The latest developments in the dual parallel lateral underdrain design are the arched primary conduit, dual water recovery channels, water baffles in the secondary and a grout pocket on the bottom of the underdrain. The arched primary allows more air and water to flow through the underdrain which in turn allows for up to 40% longer lateral lengths than the previous low profile underdrain. This means that the low profile underdrain can be used in larger filters. The dual water recovery channels allow more uniform air distribution through the top deck orifices during air scour. The water baffles on the arch wall reduce secondary velocities and provide extra crush strength. The grout pocket on the bottom of the underdrain provides up to 3 times the resistance to internal uplift pressure than the older underdrain designs. Sometimes pressure transients are caused in the backwash system. The grout pocket provides additional insurance against these unexpected pressure transients. All of these new developments add up to the latest in gravity, granular filter underdrain design.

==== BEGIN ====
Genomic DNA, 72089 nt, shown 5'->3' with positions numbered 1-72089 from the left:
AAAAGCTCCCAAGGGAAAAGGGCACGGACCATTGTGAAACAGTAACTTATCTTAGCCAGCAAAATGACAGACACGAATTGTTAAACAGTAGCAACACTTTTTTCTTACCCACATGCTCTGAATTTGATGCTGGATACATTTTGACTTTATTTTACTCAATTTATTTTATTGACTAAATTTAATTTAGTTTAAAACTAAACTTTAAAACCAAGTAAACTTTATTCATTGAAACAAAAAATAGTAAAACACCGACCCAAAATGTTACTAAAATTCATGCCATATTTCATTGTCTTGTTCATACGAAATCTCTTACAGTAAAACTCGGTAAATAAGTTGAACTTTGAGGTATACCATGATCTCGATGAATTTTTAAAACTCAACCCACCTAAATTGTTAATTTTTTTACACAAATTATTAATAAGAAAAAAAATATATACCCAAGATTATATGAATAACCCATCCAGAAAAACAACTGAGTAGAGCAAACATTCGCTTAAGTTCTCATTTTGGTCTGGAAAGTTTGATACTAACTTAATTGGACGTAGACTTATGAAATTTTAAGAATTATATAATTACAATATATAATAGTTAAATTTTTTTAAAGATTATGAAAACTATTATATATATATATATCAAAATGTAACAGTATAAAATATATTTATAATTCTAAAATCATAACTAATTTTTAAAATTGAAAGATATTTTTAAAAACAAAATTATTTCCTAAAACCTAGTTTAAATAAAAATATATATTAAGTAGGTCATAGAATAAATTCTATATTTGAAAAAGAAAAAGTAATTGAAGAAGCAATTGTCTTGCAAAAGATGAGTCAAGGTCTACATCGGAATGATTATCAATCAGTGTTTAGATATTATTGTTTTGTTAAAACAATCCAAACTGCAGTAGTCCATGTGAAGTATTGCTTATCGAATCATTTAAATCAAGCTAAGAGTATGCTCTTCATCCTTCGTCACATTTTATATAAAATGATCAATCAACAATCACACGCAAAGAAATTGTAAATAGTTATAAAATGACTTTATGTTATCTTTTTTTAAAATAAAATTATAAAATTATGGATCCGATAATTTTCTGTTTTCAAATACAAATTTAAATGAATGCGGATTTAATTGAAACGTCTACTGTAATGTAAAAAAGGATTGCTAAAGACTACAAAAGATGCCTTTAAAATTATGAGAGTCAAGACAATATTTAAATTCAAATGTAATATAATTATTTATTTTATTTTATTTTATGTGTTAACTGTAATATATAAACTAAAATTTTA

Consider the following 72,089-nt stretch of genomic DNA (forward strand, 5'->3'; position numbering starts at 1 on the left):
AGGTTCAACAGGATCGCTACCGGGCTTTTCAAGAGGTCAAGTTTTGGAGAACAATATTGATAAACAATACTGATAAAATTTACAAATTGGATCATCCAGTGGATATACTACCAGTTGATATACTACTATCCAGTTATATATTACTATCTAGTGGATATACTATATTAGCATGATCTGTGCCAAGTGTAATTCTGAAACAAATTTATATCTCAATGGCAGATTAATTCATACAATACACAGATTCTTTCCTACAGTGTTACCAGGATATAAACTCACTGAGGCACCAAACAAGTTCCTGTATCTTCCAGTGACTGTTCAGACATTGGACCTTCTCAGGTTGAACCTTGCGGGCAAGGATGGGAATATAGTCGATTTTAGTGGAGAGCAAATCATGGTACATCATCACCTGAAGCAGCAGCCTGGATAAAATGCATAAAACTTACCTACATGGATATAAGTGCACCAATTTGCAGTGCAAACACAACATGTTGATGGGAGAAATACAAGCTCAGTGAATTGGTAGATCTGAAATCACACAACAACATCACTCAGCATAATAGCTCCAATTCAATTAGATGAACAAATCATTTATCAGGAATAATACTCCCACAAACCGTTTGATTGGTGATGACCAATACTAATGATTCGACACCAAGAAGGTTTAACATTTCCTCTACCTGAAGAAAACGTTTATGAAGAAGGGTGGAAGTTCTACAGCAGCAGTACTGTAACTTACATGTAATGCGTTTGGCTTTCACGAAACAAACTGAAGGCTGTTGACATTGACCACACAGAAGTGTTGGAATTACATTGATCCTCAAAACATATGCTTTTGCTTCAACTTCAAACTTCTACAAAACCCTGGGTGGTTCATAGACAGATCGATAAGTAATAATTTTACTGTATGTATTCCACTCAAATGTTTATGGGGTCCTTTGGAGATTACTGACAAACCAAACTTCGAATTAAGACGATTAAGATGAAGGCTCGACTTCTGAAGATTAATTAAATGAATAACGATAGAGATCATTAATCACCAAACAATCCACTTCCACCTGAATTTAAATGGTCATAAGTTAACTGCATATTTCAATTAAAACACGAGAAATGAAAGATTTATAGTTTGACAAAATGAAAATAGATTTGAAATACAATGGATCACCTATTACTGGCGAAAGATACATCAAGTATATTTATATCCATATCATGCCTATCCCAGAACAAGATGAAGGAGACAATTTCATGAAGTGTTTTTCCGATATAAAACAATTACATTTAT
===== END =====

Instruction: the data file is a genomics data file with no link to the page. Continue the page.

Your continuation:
INSTALLATION OF THE DUAL PARALLEL LATERAL
The installation of the dual parallel lateral is very simple. The filter compartment is constructed like a box with a rough-finished, plain flat floor. The design does not require any special sub-structure, such as supporting piers or beams, nor does it require added filter depth for a plenum or false floor. The 1.2 m (4’) dual parallel lateral blocks are set in a base grout directly on the flat filter floor with minimum anchorage required.
The dual parallel lateral blocks are placed end-to-end in rows so the laterals are continuous through the length of each row. Rows of blocks are placed on ± 30.5 cm (12 inch) centers across the width of filter. The space between the rows is filled with grout, locking the blocks together and making a flat and level tile floor that is an integral part of the filter box.